AP: How should society go about reducing greenhouse gas emissions?
WATSON: If you look around the world, the countries with the best environmental practices are the wealthiest. There’s a reason for that. If you’re worried about where your next meal is going to come from or shelter over your head, your focus is on those things.
AP: The U.S. is a wealthy country, how should we reduce emissions?
WATSON: Well, we are a wealthy country. On the other hand, the economy is growing slowly. We have high unemployment. I think that’s part of the reason why the president said now is not the time for a carbon tax, because he recognized that that would put pressure on the economy and put pressure on our energy prices, put pressure on manufacturing business, put pressure on consumers.
AP: When it’s time to address the carbon issue, how should we do it?
WATSON: It’s very difficult for the United States to go it alone. Watch what (other) governments do. The day-to-day decisions being made (show) that concern about climate change is less than other concerns that they have. China is racing by the U.S. in greenhouse gas emissions. Germany is shutting down their nuclear power, the only energy source with zero carbon emissions that can be produced at scale. Japan, much the same way. Governments around the world are making the choice that the benefits of lifting people out of squalor are very important. And affordable energy is the way to get there. And that currently comes through oil, gas and coal.
That doesn’t mean there’s nothing we can do. First, we can do a lot more on energy efficiency in this country. There are a number of promising technologies to deliver lower carbon fuels. I would support (government funding) of pre-commercial activity to try to advance some of these breakthrough technologies, rather than putting big subsidies on technologies that we know are more expensive and won’t necessarily solve the issue.
AP: Will fracking be curtailed in this country?
WATSON: I see very little obstacle to it, notwithstanding all the rhetoric. Now it’s being done in some different areas. People aren’t used to it, and there have been legitimate concerns expressed, like truck traffic at a simple level, but also concerns about water supplies. They’re understandable anxieties. And so we have to work through those with the governments. I think in due course we'll do that because they'll see the advantages to it.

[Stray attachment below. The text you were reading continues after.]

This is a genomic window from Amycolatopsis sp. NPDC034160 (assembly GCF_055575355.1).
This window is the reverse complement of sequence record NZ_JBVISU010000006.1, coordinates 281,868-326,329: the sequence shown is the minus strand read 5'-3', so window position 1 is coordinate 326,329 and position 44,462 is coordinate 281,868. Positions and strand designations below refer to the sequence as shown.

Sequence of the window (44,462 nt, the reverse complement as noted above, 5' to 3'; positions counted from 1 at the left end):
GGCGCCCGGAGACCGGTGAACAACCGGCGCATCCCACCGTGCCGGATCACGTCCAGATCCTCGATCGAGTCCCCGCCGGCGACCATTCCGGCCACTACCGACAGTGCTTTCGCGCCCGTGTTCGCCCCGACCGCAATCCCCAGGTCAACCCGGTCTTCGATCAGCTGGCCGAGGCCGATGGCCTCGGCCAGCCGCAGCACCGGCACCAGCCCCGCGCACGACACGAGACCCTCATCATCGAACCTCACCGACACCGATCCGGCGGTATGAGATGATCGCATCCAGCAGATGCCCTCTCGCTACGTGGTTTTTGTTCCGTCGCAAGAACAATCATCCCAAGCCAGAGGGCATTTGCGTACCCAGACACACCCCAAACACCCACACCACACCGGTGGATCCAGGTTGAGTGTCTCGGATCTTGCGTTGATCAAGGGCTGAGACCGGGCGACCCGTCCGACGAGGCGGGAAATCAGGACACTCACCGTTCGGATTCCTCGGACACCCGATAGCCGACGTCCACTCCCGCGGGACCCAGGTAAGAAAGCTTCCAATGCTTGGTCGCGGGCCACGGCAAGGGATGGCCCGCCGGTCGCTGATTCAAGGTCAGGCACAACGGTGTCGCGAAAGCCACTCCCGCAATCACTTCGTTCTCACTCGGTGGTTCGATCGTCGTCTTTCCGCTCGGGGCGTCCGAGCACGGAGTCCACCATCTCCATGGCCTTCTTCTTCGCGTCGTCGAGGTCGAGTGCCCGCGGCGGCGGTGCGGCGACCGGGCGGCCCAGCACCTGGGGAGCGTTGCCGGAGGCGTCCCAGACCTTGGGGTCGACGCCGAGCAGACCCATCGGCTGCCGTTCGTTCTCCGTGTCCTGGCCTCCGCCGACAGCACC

AP: Will natural gas become a bigger part of the energy mix?
WATSON: Natural gas will displace coal in power generation. Getting natural gas into the transportation fleet is harder. It works best for vehicles that work from centralized fueling facilities like trucking fleets or buses and cabs. That is happening. Before it can make big inroads beyond that, infrastructure is going to need to be developed. It will take some time.
AP: A recent factory fire in Bangladesh killed more a hundred people, shining a spotlight on the connections between Western companies and overseas suppliers. What is the responsibility of a company like yours when you go into a developing area?
WATSON: We have global standards for how we operate. And it’s our responsibility to operate to those high standards everywhere. We use local labor in almost all cases and we spend an enormous amount of time training people. We provide half the natural gas in Bangladesh. I've been there a number of times. If you go to a construction site, you won’t see hard hats. You won’t see shoes in many cases. And so we teach people safety standards.
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